In a new study, researchers found that many people with very low kidney function were admitted to the hospital with severe confusion and other cognitive-related symptoms a few days after being prescribed a common muscle relaxant.
The team found that patients with kidney dysfunction who have prescribed a high dose of the drug baclofen were more likely to be admitted to hospital for disorientation and confusion, than those who weren’t prescribed the drug.
The research was conducted by a team from Western University and Lawson Health Research Institute.
The drug baclofen is commonly prescribed for muscle spasms and muscle pain, and is also prescribed off-label for alcoholism, gastro-esophageal reflex disease, and trigeminal neuralgia.
It is widely prescribed because it has not previously been associated with serious side-effects.
More than eight million prescriptions for the drug were handed out in the United States in 2016.
Despite numerous case reports linking baclofen with cognitive symptoms in patients with kidney disease, this is the first clinical study to look at the association between the two.
The team looked at people with low kidney function (30% or less) who received a high dose of baclofen from their prescriber.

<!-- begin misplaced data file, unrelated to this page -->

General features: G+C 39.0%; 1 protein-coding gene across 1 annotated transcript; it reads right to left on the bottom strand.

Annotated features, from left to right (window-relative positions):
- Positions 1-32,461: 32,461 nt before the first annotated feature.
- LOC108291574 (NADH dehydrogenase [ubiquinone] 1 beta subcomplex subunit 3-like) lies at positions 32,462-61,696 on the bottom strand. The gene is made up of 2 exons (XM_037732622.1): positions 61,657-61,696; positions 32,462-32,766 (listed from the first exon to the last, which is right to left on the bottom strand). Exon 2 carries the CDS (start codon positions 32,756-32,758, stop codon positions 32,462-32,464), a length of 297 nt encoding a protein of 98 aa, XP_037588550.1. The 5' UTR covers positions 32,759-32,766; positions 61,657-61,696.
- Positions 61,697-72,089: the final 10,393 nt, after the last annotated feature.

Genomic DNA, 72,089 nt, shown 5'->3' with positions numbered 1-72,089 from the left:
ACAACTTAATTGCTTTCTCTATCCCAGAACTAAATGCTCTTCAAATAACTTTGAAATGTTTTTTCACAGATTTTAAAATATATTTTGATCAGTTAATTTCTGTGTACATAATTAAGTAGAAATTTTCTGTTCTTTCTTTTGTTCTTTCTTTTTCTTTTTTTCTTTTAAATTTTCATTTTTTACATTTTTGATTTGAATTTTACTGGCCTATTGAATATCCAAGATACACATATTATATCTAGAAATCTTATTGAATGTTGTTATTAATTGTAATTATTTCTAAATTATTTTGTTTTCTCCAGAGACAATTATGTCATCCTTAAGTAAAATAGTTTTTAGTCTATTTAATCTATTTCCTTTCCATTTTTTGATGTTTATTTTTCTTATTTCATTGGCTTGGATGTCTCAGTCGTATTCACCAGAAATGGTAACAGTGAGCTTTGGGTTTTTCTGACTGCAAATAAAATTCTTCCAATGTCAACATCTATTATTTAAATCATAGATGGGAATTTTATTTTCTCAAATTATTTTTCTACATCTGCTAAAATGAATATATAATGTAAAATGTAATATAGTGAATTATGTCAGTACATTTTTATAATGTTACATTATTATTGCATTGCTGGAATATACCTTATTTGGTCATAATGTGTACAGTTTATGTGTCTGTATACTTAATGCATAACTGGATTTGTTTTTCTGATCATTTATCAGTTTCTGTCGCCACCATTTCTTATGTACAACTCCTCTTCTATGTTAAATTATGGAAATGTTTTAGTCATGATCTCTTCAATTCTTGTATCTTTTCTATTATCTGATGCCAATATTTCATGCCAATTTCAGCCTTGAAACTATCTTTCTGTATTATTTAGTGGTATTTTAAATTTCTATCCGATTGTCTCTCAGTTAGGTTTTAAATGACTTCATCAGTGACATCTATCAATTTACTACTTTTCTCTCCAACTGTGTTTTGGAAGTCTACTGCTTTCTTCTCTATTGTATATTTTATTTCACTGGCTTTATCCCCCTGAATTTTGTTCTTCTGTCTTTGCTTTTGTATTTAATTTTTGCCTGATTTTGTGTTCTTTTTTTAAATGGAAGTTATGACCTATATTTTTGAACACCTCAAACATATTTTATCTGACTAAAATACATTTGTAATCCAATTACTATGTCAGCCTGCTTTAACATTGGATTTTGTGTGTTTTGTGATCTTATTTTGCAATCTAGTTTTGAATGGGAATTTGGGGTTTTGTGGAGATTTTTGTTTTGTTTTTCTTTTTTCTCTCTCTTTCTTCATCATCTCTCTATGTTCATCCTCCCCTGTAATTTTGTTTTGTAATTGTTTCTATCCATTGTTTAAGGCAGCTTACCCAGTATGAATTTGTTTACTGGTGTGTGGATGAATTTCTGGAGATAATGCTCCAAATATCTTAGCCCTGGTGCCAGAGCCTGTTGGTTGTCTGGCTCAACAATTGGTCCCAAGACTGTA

They looked at a group of approximately 16,000 people in Ontario with kidney disease who started a new dose of baclofen between 2007 and 2018.
They found approximately one in 25 were being admitted to hospital with severe confusion, typically over the next few days.
These are patients who had previously been very oriented, and they were suddenly extremely confused and the team found that they had recently started the drug baclofen.
The authors hope this study will better inform physicians and pharmacists about the use of baclofen for patients with kidney disease.
The authors also say patients should not stop their prescription medications without talking to their doctor.
The lead author of the study is Dr. Amit Garg, Professor at Western’s Schulich School of Medicine & Dentistry.
The study is published in JAMA.
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